MIT professor of science writing Tom Levenson discusses his new book, The Hunt for Vulcan…And How Albert Einstein Destroyed a Planet, Discovered Relativity, and Deciphered the Universe. For decades, scientists discovered, dismissed, and rediscovered a hidden planet — Vulcan — thought to be responsible for the wobble in Mercury’s orbit. But in war-torn Berlin, in 1915, Albert Einstein proposed that gravity wasn’t as Newton saw it but was space itself, warped: what became his general theory of relativity. The discovery actually takes us back to 19th century astronomer Urbain Jean-Joseph Le Verrier, who originally identified Mercury’s wobble, and causes Levenson to ask: why did it take more than 50 years for science to change its mind about the existence of Vulcan?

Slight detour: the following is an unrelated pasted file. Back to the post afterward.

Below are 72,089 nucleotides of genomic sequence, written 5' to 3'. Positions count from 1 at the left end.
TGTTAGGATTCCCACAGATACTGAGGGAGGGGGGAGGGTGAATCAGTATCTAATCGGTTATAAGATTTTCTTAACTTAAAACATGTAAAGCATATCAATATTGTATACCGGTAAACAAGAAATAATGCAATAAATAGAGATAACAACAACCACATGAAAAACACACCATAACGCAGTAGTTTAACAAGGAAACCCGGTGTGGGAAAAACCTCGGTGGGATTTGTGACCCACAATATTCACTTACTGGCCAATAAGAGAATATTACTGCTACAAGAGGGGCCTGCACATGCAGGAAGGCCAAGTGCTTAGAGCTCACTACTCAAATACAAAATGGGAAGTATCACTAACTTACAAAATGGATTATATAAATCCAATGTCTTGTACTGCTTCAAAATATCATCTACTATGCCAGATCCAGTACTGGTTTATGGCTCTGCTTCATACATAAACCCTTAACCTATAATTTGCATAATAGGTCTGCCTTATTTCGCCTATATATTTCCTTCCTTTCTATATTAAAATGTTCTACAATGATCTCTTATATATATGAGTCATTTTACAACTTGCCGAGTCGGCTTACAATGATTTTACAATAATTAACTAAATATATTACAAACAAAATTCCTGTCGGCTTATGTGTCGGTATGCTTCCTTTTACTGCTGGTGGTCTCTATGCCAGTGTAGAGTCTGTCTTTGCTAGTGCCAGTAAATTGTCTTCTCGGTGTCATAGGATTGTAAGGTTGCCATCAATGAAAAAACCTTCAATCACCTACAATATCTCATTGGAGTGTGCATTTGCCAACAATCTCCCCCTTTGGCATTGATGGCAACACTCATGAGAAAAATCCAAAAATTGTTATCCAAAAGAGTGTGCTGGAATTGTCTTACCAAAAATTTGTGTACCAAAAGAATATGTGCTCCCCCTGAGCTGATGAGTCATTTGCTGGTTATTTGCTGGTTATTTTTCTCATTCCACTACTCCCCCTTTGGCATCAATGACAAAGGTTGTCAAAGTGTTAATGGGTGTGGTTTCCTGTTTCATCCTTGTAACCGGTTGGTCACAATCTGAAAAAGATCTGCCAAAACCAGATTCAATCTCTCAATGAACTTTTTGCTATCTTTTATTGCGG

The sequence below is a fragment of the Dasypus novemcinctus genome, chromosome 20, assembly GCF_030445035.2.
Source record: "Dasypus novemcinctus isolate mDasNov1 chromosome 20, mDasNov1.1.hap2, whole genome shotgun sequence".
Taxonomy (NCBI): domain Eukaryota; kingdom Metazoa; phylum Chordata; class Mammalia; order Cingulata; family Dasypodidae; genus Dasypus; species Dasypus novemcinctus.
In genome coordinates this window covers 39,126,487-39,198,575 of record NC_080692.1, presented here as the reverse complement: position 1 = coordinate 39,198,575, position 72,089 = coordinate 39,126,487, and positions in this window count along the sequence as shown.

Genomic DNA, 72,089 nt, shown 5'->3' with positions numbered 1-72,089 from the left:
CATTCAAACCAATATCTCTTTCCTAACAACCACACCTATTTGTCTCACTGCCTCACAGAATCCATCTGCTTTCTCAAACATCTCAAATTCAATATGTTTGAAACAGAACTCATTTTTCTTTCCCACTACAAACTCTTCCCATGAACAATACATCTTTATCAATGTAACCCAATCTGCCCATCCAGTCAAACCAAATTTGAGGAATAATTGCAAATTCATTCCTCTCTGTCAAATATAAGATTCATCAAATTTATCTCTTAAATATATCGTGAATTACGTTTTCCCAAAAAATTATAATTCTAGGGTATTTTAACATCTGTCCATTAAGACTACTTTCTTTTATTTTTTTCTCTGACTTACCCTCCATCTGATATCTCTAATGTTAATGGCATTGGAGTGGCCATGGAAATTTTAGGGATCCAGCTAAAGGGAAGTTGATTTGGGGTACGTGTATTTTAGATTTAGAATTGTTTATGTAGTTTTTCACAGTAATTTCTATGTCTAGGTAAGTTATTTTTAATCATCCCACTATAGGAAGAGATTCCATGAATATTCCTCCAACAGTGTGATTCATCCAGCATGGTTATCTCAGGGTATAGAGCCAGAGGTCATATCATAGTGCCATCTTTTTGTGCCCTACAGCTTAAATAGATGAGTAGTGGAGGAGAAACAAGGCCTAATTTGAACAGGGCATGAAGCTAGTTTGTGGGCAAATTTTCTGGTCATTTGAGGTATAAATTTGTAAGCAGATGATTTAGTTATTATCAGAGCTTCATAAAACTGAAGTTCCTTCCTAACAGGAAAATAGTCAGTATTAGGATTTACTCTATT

Levenson is director of our Graduate Program in Science Writing. He is the winner of Walter P. Kistler Science Documentary Film Award, Peabody Award (shared), New York Chapter Emmy, and the AAAS/Westinghouse award. His articles and reviews have appeared in The Atlantic, the Boston Globe, Discover, and The Sciences. He is winner of the 2005 National Academies Communications Award for Origins.